The persistent emotional maltreatment of a child such as to cause severe and adverse effects on the child’s emotional development. It may involve conveying to a child that they are worthless or unloved, inadequate, or valued only insofar as they meet the needs of another person.
It may include not giving the child opportunities to express their views, deliberately silencing them or ‘making fun’ of what they say or how they communicate. It may feature age or developmentally inappropriate expectations being imposed on children. These may include interactions that are beyond a child’s developmental capability as well as overprotection and limitation of exploration and learning, or preventing the child participating in normal social interaction.
It may involve seeing or hearing the ill-treatment of another. It may involve serious bullying (including cyberbullying), causing children frequently to feel frightened or in danger, or the exploitation or corruption of children. Some level of emotional abuse is involved in all types of maltreatment of a child, although it may occur alone.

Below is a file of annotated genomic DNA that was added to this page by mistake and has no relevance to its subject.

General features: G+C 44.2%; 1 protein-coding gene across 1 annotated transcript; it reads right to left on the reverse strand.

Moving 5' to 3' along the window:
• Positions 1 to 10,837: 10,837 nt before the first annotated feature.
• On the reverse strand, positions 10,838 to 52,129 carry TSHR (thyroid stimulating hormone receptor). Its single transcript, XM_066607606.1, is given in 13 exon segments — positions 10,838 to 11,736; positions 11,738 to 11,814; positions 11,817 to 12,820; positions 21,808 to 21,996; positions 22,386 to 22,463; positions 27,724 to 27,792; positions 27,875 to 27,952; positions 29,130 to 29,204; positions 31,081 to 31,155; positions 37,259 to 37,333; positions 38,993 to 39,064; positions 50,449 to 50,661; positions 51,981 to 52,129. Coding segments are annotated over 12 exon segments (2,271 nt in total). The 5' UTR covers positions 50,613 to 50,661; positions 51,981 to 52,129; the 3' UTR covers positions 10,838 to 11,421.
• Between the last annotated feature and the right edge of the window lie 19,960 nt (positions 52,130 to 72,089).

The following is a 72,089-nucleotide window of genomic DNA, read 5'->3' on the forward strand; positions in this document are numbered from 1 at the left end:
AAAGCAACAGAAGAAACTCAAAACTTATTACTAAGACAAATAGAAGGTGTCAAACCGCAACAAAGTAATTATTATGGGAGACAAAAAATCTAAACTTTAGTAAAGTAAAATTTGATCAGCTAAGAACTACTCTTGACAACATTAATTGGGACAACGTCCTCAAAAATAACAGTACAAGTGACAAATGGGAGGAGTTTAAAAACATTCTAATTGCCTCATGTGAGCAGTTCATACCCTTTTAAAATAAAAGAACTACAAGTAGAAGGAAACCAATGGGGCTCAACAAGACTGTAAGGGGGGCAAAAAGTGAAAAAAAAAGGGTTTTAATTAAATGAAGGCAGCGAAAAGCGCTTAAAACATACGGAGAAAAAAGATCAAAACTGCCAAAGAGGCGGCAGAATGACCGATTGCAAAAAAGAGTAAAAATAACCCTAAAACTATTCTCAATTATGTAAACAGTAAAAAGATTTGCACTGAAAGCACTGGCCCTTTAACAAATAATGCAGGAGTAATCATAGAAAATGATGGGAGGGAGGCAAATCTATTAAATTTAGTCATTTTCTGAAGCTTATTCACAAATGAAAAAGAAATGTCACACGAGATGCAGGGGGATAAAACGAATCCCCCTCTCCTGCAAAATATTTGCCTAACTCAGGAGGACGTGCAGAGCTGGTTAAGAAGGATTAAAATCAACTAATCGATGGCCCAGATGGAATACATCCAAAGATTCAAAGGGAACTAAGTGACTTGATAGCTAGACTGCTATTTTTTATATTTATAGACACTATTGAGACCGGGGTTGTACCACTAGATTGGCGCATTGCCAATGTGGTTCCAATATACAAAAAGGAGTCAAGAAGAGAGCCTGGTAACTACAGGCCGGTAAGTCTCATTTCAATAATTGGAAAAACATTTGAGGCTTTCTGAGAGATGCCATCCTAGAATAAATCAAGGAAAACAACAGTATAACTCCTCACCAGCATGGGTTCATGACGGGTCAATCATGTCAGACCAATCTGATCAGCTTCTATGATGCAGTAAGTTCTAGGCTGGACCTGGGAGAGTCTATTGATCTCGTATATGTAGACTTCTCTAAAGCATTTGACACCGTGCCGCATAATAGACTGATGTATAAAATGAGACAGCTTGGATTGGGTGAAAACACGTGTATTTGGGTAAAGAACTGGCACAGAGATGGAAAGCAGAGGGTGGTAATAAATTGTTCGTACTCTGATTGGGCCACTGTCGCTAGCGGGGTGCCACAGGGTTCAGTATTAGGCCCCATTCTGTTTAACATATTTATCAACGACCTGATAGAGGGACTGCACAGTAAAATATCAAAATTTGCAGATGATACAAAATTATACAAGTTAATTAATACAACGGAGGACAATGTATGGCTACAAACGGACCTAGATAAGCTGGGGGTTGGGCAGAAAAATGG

Emotional abuse may be difficult to recognise, as the signs are usually behavioural rather than physical. The manifestations of emotional abuse might also indicate the presence of other kinds of abuse.
The indicators of emotional abuse are often also associated with other forms of abuse.
The following may be indicators of emotional abuse:
- Developmental delay
- Abnormal attachment between a child and parent/carer e.g. anxious, indiscriminate or not attachment
- Indiscriminate attachment or failure to attach
- Aggressive behaviour towards others
- Scape-goated within the family
- Frozen watchfulness, particularly in pre-school children
- Low self-esteem and lack of confidence
- Withdrawn or seen as a “loner” – difficulty relating to others
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